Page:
(A WORK IN PROGRESS)
In the long march to digital mobility and the rise of social media, a number of evolutionary ‘dead-ends’ should be noted. A kind of techno-paleontology must be written, to preserve the memory, no matter how fleeting, of the ‘also-rans’ in the development and wide-spread acceptance of the tools which we now find ubiquitous.
The rise of the independent video artist, as a career category, by the mid-1980′s resulted a number of hardware technologies, some useful, others pretentious and over-rated. High among the later, was the Fairlight CVI (Computer Video Instrument), a device, which when integrated with video cameras and/or decks, would modify and add various filters and feedback loops. Few, in any serious artists used the CVI, at least not for very long. An exception, and perhaps among the best of the CVI artists was Rademas Pera. He and his partner Marsha Mann in addition to their stand alone work, collaborated with the San Francisco music group Freshly Wrapped Candies.
More interesting were the various ‘triggering’ devices, which performers, especially dancers, could employ, to either create music or lighting effects. Afred Desio was especially adept at the use of such devices, and he would create sonic landscapes to accompany his tap dancing.
By the time the first CyberArts International Conference took place, in September 1990, all the talk was around the soon to be inevitable rise and proliferation of VR (Virtual Reality) Various ‘experts’, declared that by 1995, VR would no doubt, entirely replace much in home entertainment, as art, movies, performances and other cultural achievements would be created and distributed on large, clumsy devices which you would attach to yourself and install in your living room. None of these ‘experts’ discussed the technological obstacles of computer bandwidth, throughput of storage. People like myself , who were stating that by 1995, maybe we would have viable digital video editing, were pushed to the side, and the ‘experts’, or should I say charlatans, took center stage.
It should be noted here, that when correct, but less dramatic information, is under-publicized, at the expense of the more fantastic, albeit less accurate hyped speculations, that a quicker advance of development is greatly inhibited. Futurists have often suffered a lack of credibility because of the more highly-publicized, but less accurate predictions of the near future (think- flying cars, moving sidewalks and food in a pill diets, as predicted in the early 2oth Century).We must strive for more accurate form of futurism, as opposed to what makes the best ‘copy’.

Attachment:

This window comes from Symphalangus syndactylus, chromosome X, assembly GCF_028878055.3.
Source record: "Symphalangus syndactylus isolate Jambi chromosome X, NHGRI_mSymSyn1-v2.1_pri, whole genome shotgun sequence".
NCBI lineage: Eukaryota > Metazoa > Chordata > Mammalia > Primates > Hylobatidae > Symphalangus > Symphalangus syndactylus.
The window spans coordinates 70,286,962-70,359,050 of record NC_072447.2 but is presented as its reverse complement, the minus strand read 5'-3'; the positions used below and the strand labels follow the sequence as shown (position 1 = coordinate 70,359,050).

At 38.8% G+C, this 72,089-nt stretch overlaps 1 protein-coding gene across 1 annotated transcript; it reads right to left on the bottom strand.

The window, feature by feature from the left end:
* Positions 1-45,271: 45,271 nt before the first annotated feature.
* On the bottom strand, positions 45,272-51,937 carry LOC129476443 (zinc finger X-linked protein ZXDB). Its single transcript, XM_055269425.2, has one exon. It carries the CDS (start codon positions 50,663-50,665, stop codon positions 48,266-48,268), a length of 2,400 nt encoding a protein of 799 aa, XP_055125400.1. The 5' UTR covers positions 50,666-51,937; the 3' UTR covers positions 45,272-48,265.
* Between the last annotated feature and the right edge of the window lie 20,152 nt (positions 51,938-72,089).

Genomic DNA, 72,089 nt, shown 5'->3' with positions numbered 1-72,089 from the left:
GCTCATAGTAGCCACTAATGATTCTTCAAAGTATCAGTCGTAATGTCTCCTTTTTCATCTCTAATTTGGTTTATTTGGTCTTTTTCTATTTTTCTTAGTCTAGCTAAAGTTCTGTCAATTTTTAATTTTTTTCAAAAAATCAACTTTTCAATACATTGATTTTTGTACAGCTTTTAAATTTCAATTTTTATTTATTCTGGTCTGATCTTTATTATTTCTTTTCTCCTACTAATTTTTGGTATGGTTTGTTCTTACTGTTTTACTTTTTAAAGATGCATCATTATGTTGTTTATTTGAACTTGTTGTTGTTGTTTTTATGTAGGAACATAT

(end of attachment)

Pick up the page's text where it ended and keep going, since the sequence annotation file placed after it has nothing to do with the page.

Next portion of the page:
Stanley Kubrick’s masterpiece “2001″ is to me, among the greatest achievements in film history. But it is, in retrospect, a work of fiction, and not futurism. It is a glimpse of what could have been, rather than what we became. It used high-ranking ‘experts’ to predict, back in the late 1960′s what the world of 2001 would offer. Multiple on-going bases on the moon, commercial flight to enormous orbiting space stations, equipped with its own gravity creation, and an exploratory manned mission to Jupiter. Today, 12 years after 2001, we haven’t been to the moon in many decades, our ‘space station’ is little more than some buses welded together, artificial gravity seems many years away. And the thought of a manned mission to Jupiter is so out-of reach that it is not often even discussed. Commercial space flight has happened, a few ‘space tourists’ have paid enormous sums to stay at the space station and soon, the wealthy will be able to take a several hour flight into sub orbit. Just like Virtual Reality, this is all a far cry from what the ‘experts’ predicted.
Obviously, someday VR will proliferate, but 1995 has come and gone, and we seem no nearer to that goal, outside of still limited university, military and corporate applications
Despite, all the premature predictions of a world of imminent and immersive VR, the most world-altering and soon to be innovations were rarely anticpated., Curiously, almost nobody at these conferences, discussed the next actual major innovation (other than digital video), the internet. An exception worth noting should be Kit Gallaway and Sheri Rabinowitz, known collectively as “Electronic Cafe International”.
Also, by the early 1990′s a new, and seemingly promising medium, the CD-ROM, was over hyped and the realizations never even came close to the widely-reported expectations. At a time when ‘record stores’ still existed, places such as Virgin Megastore in West Hollywood, a massive multi-floor venue, dedicated an entire wing of its floor and shelf space, to these over-priced products.
Some artists jumped on-board to take the CD-ROM ride, but seldom were any of these experiments noteworthy.
Written by Michael J. Masucci
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